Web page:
You see, when a person begins to contemplate the foundational moral axiom of libertarianism, the Zero Aggression Principle, and as they come to grips with the depth of the meaning of property right, that person will either rejecting the core of libertarianism, choose to ignore the elephant in the room, or admit there is no moral justification for a State. Once they understand that the State is an entirely immoral concept they are faced with the dilemma of keeping some part of the State for practical purposes or placing their hopes in some vague faith that everything will be just fine without the State. This can be a terrifying proposition.
On the other hand, for the fully immersed anarcho-capitalist who is trying to help the new libertarian see that a truly free market can supply all of humanity’s needs, having to back up and deal with a simple issue like roads, water rights, policing, foreign threats, etc, can be frustrating. Who of us hasn’t been that stereotypical libertarian, listing book after book insisting that if the other person would simply read those 20 volumes and spend a few hundred hours studying Austrian Economics they would understand the power of the market?

So then, I propose that some industrious libertarian with computer skills create a phone app. By simple prompt, Practical Bob would launch and ask what kind of help you would like. Then Bob would reach into his Practical Jar and pull out a sound bite by any of several popular authors.
Example:
User ~ “Practical Bob”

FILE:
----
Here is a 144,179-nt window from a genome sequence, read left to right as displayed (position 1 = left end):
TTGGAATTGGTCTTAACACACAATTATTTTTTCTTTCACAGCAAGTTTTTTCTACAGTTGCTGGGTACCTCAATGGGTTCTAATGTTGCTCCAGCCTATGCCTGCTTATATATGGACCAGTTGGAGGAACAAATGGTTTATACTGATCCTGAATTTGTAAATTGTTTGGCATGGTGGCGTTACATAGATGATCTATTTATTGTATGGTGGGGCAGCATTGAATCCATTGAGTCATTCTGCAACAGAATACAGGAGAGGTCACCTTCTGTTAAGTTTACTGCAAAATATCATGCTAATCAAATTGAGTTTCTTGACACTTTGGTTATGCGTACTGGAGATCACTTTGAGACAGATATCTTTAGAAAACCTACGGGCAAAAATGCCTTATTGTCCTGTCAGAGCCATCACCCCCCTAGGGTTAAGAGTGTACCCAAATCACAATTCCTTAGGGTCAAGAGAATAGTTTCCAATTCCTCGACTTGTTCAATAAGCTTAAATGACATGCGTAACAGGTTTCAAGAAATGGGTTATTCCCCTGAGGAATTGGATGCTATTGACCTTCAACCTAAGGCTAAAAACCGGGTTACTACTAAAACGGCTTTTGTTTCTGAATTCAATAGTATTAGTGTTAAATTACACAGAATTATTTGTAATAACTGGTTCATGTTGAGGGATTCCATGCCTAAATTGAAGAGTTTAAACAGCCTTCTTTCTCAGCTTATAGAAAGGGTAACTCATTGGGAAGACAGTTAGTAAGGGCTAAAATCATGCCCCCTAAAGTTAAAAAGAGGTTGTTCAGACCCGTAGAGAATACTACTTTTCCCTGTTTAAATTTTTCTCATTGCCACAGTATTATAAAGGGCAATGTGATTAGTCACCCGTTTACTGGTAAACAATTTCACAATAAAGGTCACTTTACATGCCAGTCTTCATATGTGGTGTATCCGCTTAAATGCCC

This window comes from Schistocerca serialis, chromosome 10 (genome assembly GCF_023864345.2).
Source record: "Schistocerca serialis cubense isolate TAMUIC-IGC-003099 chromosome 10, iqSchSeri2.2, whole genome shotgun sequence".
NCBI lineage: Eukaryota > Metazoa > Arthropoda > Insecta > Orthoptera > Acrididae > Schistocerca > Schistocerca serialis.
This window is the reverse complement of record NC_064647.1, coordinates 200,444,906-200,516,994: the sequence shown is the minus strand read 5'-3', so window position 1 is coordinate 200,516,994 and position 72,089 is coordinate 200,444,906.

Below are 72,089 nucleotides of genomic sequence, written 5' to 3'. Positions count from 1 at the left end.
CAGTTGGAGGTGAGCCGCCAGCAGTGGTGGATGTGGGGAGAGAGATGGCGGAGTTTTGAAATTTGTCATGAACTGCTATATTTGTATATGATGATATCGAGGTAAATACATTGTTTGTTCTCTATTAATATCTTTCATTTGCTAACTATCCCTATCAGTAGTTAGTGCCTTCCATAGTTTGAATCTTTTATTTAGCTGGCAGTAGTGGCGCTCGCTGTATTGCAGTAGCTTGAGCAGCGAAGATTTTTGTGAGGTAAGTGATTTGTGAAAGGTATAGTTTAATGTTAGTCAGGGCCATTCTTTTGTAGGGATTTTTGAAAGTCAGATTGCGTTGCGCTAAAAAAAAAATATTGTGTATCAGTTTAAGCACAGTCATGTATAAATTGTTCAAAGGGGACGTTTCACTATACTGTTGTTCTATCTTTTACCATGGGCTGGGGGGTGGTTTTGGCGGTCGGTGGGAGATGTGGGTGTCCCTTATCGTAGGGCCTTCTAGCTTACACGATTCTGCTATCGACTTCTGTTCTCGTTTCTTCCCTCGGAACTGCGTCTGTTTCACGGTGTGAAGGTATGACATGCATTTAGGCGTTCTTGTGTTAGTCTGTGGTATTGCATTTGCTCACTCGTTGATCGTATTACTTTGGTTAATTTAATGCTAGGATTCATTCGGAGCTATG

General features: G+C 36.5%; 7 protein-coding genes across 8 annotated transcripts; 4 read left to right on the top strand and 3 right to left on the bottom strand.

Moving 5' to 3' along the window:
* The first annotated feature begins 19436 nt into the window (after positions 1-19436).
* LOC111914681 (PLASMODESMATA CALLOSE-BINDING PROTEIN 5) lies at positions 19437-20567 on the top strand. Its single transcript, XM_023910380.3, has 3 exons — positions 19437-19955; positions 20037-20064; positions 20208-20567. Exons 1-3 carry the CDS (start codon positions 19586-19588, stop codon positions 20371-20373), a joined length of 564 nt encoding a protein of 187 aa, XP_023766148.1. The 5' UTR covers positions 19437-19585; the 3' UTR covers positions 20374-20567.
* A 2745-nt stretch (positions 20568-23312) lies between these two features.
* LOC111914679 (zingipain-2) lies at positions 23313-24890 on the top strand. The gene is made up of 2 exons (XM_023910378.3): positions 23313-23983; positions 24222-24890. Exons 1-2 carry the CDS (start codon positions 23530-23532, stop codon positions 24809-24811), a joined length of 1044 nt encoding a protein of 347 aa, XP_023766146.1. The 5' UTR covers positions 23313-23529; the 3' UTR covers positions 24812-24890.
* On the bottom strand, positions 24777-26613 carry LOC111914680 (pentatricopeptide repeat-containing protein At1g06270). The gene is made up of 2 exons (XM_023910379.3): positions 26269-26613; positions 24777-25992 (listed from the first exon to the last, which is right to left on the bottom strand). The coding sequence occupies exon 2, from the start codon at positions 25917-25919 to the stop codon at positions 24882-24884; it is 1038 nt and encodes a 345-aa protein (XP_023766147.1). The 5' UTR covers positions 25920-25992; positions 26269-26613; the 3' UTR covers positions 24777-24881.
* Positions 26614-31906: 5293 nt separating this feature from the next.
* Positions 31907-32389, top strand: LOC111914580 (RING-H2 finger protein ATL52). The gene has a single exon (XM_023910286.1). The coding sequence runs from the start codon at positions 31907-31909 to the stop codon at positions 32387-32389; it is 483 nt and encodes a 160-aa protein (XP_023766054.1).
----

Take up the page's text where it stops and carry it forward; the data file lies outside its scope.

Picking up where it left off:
Bob ~ “What can I help you with?”
User ~ “private security and police”
Bob ~ “I’m sorry, please clarify. Rothbard or Molyneux?”
User ~ “Molyneux”
Bob ~ reaches into his jar and pulls out the cover image for Practical Anarchy by Stefan Molyneux, a section on DRO’s begins to play and you hear Stefan’s voice. Additionally, a link to where you can buy the book appears.
Or:
User ~ “Practical Bob”
Bob ~ “What can I help you with?”
User ~ “IP Law”
Bob ~ whips out Against Intellectual Property by Stephan Kinsella and you hear Jock Coats‘ voice.
Or:
User ~ “Practical Bob”
Bob ~ “What can I help you with?”
User ~ “slavery”
Bob ~ “I’m sorry, please clarify. ‘Slavery in a libertarian society’ or ‘Lincoln and slavery'”
User ~ “Slavery in a libertarian society”
Bob ~ out comes For a New Liberty by Rothbard and you hear the voice of Floy Lilley reading “Chapter 5, Involuntary Servitude”

With a wildly popular app like this, the next logical step would be to actually create a “god game” with Practical Bob and his Practical Jar helping you build a perfect anarcho-capitalist world. Or perhaps Practical Bob as a dropdown feature in a MMORPG that would incorporate anarcho-capitalism in a rich online environment.
I can’t guarantee I would play such a game, but I could convince myself to cash the check if someone wants to write such games and slip me some of the profits.

Ben StoneBen
2011